There is a dust up being reported at ExgayWatch over comments made by Francis Collins, former head of the Human Genome Project. Here is the background.
NARTH Dean Byrd wrote an article for the NARTH website dated April 4, 2007 quoting Collins’ book, The Language of God, on genetics and homosexuality. Byrd’s review provided accurate quotes but implied that Collins believes free will is involved in the development of homosexuality. Subsequently, David Roberts at XGW wrote Collins to find out if Byrd had captured his views properly. Collins responded by saying in an email:
It troubles me greatly to learn that anything I have written would cause anguish for you or others who are seeking answers to the basis of homosexuality. The words quoted by NARTH all come from the Appendix to my book “The Language of God” (pp. 260-263), but have been juxtaposed in a way that suggests a somewhat different conclusion that I intended. I would urge anyone who is concerned about the meaning to refer back to the original text.
The evidence we have at present strongly supports the proposition that there are hereditary factors in male homosexuality — the observation that an identical twin of a male homosexual has approximately a 20% likelihood of also being gay points to this conclusion, since that is 10 times the population incidence. But the fact that the answer is not 100% also suggests that other factors besides DNA must be involved. That certainly doesn’t imply, however, that those other undefined factors are inherently alterable.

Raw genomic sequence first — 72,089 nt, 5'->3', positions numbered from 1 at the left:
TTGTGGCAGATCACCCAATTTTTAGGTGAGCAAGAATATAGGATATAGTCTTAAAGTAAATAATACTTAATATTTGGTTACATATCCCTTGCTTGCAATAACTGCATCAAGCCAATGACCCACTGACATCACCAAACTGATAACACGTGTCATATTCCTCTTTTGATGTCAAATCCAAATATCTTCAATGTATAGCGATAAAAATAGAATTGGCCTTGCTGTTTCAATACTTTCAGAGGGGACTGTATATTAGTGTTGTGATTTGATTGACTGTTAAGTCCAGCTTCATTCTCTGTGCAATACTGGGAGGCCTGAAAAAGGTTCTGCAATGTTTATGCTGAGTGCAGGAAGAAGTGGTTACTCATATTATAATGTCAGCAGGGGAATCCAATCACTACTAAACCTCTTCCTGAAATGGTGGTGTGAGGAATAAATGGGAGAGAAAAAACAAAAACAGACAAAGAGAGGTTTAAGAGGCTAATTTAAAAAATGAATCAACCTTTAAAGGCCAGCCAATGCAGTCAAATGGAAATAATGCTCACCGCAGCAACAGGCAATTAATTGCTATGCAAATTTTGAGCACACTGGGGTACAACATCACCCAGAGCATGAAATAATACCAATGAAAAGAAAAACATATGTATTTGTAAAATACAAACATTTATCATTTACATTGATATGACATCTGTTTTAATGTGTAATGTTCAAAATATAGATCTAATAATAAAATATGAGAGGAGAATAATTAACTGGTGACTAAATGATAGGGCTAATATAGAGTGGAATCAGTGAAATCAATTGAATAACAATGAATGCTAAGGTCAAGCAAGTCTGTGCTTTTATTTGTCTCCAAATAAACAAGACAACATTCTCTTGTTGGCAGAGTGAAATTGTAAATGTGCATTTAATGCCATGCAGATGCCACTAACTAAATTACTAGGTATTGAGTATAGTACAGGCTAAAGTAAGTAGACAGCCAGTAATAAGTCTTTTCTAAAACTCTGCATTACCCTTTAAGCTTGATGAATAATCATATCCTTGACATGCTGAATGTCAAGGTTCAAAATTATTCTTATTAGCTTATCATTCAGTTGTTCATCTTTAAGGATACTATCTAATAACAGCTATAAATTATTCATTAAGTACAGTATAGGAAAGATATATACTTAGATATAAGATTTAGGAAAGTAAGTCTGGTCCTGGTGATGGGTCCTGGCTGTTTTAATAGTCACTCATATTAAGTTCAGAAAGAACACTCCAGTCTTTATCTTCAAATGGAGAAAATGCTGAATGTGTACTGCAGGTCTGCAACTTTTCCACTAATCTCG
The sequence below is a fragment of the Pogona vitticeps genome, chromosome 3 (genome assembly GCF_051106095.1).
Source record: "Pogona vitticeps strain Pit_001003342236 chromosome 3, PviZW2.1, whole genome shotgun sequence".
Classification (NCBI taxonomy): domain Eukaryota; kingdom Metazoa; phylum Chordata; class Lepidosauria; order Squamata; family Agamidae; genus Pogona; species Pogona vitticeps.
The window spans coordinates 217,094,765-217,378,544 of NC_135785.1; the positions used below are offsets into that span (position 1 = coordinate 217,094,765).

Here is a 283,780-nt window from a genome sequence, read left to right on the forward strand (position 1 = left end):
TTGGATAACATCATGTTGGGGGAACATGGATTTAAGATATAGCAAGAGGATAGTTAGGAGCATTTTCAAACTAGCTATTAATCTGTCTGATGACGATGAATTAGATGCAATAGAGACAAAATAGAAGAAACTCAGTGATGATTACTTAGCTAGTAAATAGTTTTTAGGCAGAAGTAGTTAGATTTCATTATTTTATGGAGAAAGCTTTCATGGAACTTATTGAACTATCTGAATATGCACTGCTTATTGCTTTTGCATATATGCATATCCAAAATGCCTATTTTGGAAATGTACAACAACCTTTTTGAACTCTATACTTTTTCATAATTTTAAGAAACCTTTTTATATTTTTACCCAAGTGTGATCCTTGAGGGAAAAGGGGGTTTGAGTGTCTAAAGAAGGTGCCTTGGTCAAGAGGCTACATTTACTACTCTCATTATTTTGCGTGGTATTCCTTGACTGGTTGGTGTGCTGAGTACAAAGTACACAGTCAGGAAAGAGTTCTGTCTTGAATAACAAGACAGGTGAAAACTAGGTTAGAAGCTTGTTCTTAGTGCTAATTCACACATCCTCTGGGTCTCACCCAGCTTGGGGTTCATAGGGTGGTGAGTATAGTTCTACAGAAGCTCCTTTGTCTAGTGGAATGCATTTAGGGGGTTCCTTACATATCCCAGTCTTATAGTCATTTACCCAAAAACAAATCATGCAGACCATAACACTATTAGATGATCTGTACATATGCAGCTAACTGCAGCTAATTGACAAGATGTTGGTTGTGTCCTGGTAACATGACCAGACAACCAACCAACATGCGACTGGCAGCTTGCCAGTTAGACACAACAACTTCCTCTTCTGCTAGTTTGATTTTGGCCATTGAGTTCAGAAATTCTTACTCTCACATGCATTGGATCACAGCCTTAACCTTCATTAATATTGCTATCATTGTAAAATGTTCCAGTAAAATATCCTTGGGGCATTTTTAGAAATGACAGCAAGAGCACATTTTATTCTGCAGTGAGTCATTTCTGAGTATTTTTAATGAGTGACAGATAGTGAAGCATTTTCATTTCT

Your note indicated that your real interest is in the truth. And this is about all that we really know. No one has yet identified an actual gene that contributes to the hereditary component (the reports about a gene on the X chromosome from the 1990s have not held up), but it is likely that such genes will be found in the next few years.
Collins is certainly correct when he says: “But the fact that the answer is not 100% also suggests that other factors besides DNA must be involved. That certainly doesn’t imply, however, that those other undefined factors are inherently alterable.” There is a pattern in NARTH publications to assume that evidence against genetic factors is somehow proof for reparative ideas. Evidence suggesting that genetics is not determinative does not support any particular alternative view or the view that genetics play no important role.
Then recently, Greg Quinlan, reacting to the news that Christian singer-songwriter, Ray Boltz had come out as gay quoted Dr. Collins as negating any genetic factors. Quinlan said in a 9/15 interview with Onenewsnow:
In fact, just last year in March, the director of the Human Genome Project, Dr. Francis Collins, said this: homosexuality is not hardwired. There is no gay gene. We mapped the human genome. We now know there is no genetic cause for homosexuality.
Well not exactly. The last sentence goes beyond what Collins said. What has made this into a controversy is that Quinlan said in an email to Roberts that the Collins statement was fraudulent and that Quinlan’s statement better captured Collins views (you can read the detail at XGW).
Along the way, David Roberts asked me if he could copy me on correspondence with Dr. Collins in order to have verfication that Dr. Collins had made the statement reported by XGW. Dr. Collins did so and as far as I can tell these are authentic communications. Dr. Collins wrote,
Hello David and Warren,
I am happy to confirm that these e-mail communications from May 2007 and yesterday are indeed authentic, and represent my best effort at summarzing what we know and what we don’t know about genetic factors in male homosexuality. I appreciate your continuing efforts to correct misstatements that seem to be circulating on the internet.
Regards, Francis Collins
For the record, I think the genetic influence might be a little closer to 30% for the trait, but this is a matter of debate and discussion, not dogmatism. Some people may be more influenced by genes than others. In my view, the body of research available provides a picture of complicated and individual factors leading to adult outcomes in ways we simply cannot delineate with specificity.
Regarding statements about research on causal factors, see my unanswered request to NARTH here…